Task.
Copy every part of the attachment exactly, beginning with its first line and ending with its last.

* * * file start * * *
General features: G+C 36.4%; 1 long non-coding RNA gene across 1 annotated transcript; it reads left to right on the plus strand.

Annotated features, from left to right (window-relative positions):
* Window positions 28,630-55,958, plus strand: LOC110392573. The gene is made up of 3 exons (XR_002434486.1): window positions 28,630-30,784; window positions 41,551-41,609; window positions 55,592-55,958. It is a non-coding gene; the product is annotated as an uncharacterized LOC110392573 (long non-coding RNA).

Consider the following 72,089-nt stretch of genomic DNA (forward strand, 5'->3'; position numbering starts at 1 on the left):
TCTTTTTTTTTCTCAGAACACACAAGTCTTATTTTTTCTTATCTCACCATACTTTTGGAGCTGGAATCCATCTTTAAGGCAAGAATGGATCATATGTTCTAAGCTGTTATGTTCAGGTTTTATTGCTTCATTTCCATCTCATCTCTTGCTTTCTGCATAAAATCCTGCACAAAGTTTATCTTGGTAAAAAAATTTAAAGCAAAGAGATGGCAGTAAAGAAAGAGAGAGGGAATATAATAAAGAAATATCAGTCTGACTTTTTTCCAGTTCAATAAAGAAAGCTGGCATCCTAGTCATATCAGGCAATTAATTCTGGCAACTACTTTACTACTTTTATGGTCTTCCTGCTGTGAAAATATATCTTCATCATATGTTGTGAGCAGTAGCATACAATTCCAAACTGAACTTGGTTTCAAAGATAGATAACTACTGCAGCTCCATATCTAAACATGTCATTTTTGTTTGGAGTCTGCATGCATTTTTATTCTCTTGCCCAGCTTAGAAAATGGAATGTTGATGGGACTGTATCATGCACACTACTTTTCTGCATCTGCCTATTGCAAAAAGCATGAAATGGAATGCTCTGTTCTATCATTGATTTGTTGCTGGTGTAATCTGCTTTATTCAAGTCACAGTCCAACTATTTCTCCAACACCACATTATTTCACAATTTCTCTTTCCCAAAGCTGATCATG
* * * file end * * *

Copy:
General features: G+C 36.4%; 1 long non-coding RNA gene across 1 annotated transcript; it reads left to right on the plus strand.

Annotated features, from left to right (window-relative positions):
* Window positions 28,630-55,958, plus strand: LOC110392573. The gene is made up of 3 exons (XR_002434486.1): window positions 28,630-30,784; window positions 41,551-41,609; window positions 55,592-55,958. It is a non-coding gene; the product is annotated as an uncharacterized LOC110392573 (long non-coding RNA).

Consider the following 72,089-nt stretch of genomic DNA (forward strand, 5'->3'; position numbering starts at 1 on the left):
TCTTTTTTTTTCTCAGAACACACAAGTCTTATTTTTTCTTATCTCACCATACTTTTGGAGCTGGAATCCATCTTTAAGGCAAGAATGGATCATATGTTCTAAGCTGTTATGTTCAGGTTTTATTGCTTCATTTCCATCTCATCTCTTGCTTTCTGCATAAAATCCTGCACAAAGTTTATCTTGGTAAAAAAATTTAAAGCAAAGAGATGGCAGTAAAGAAAGAGAGAGGGAATATAATAAAGAAATATCAGTCTGACTTTTTTCCAGTTCAATAAAGAAAGCTGGCATCCTAGTCATATCAGGCAATTAATTCTGGCAACTACTTTACTACTTTTATGGTCTTCCTGCTGTGAAAATATATCTTCATCATATGTTGTGAGCAGTAGCATACAATTCCAAACTGAACTTGGTTTCAAAGATAGATAACTACTGCAGCTCCATATCTAAACATGTCATTTTTGTTTGGAGTCTGCATGCATTTTTATTCTCTTGCCCAGCTTAGAAAATGGAATGTTGATGGGACTGTATCATGCACACTACTTTTCTGCATCTGCCTATTGCAAAAAGCATGAAATGGAATGCTCTGTTCTATCATTGATTTGTTGCTGGTGTAATCTGCTTTATTCAAGTCACAGTCCAACTATTTCTCCAACACCACATTATTTCACAATTTCTCTTTCCCAAAGCTGATCATG